inside the Keyer. The pin-out of the socket is as follows:
Note that the SIGNAL lines are galvanically isolated from the 12V circuitry.
In most cases, a purpose-built cable will be needed between the
Keyer and the transmitter.
When used in combination with a valve-based transmitter, such as the
T-784 of the RS-1 spy set (AN/GRC-109),
The Keyer Adapter (KA-3)
(part of the GRA-71 container) is used as an interface.
A fixed cable on the KA-3 (marked TRANS) has an M10P connector at the end,
with this pinout:
J2 - Keyer socket (M7S)
The 6.3V filament power from the transmitter (AC or DC) is supplied by
the transmitter on pins H (6.3V) and J (GND) of J1. This voltage is converted
by the KA-3 into 12V DC that is available on pins H (+12V) and C (-12V)
of J2. Pins C and F of J1 are both connected to the screen grid of the PA
valve of the transmitter, which is keyed via the cathode of the PA valve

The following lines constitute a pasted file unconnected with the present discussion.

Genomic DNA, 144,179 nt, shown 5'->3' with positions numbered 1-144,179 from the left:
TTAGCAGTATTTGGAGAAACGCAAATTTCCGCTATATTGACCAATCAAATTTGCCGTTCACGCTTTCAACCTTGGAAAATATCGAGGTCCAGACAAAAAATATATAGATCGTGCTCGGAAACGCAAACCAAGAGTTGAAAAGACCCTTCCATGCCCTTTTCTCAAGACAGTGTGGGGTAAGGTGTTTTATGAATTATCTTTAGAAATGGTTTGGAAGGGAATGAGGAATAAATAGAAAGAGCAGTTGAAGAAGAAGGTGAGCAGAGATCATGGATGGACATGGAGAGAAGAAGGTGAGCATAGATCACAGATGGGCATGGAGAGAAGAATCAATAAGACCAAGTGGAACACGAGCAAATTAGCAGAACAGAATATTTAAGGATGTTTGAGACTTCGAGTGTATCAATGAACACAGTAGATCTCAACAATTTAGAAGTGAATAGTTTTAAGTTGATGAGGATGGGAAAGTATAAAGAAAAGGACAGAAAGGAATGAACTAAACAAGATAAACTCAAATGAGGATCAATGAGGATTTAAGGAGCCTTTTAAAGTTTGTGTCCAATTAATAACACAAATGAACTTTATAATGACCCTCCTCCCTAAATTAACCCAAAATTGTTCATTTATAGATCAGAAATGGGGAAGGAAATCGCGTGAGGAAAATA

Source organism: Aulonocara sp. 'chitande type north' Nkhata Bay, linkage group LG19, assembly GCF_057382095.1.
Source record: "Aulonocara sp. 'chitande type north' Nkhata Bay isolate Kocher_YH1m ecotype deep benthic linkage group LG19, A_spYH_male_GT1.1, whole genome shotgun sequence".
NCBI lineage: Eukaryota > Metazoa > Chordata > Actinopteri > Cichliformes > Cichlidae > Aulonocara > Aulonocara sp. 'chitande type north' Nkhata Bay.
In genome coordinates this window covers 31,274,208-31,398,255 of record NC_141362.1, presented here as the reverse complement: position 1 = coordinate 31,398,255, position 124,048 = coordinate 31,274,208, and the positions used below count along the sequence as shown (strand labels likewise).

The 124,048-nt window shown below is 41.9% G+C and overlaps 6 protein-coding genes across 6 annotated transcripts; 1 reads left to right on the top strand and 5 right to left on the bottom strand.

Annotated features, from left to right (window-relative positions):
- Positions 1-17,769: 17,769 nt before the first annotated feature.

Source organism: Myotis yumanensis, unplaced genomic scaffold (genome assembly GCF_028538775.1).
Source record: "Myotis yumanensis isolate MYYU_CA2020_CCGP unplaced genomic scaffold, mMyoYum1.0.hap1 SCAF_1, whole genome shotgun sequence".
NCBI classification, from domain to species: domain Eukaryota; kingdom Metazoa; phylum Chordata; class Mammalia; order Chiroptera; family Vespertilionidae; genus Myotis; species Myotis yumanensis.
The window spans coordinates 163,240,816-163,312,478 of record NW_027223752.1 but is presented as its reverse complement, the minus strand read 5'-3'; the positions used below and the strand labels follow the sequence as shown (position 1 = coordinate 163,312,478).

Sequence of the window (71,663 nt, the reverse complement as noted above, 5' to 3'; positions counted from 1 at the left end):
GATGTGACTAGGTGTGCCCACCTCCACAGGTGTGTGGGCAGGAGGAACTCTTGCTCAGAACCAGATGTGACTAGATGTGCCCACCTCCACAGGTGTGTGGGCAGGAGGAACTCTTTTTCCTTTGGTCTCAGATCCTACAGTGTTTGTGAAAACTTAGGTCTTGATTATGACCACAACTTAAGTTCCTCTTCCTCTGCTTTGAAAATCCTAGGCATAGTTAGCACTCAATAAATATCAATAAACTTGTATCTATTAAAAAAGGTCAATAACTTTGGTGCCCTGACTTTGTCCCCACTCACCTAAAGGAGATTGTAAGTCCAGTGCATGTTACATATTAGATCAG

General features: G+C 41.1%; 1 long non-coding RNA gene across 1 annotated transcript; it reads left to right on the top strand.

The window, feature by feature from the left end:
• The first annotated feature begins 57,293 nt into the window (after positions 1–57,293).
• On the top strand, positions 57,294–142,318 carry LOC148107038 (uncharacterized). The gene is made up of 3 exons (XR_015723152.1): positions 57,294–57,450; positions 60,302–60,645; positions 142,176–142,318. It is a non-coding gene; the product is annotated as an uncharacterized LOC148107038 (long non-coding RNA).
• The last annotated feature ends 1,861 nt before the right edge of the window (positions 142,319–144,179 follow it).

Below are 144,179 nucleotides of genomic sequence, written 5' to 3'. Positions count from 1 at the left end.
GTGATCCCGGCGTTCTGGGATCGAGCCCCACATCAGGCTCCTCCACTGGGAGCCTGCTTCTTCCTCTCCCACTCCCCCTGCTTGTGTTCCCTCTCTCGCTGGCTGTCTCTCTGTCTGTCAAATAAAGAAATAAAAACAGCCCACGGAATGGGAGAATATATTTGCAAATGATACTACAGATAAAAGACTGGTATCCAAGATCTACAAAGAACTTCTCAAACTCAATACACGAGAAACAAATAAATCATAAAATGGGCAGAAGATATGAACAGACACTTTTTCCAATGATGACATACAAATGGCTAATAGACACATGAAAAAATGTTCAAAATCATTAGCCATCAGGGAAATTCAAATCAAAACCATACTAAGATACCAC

using the signal at pin B. Pin A provides a timed signal to the cathode of
the oscillator valve, keeping the oscillator ON whilst sending a burst
message. The HT voltage (B+) is received from the transmitter on pin E.
J1 - Transmitter socket (M10S)
Most solid state radios can be used in combination with the
GRA-71, although in some cases a special cable is needed for
this. Apart from the radios listed below, the GRA-71 was used
with a variety of Cold War spy sets, both in the USA and in
Europe. In The Netherlands, the GRA-71 was used by Korps
Commando Troepen (KCT), the Dutch Special Forces, in combination
with the TRC-77 radio. This radio was also very popular with the
Special Forces in Vietnam at the time.
Supersedes TM 11-5835-224-45, 15 February 1967,
and TM 11-5835-224-45P, 24 June 1966.
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© Crypto Museum. Created: Monday 03 August 2009. Last changed: Friday, 30 June 2017 - 07:12 CET.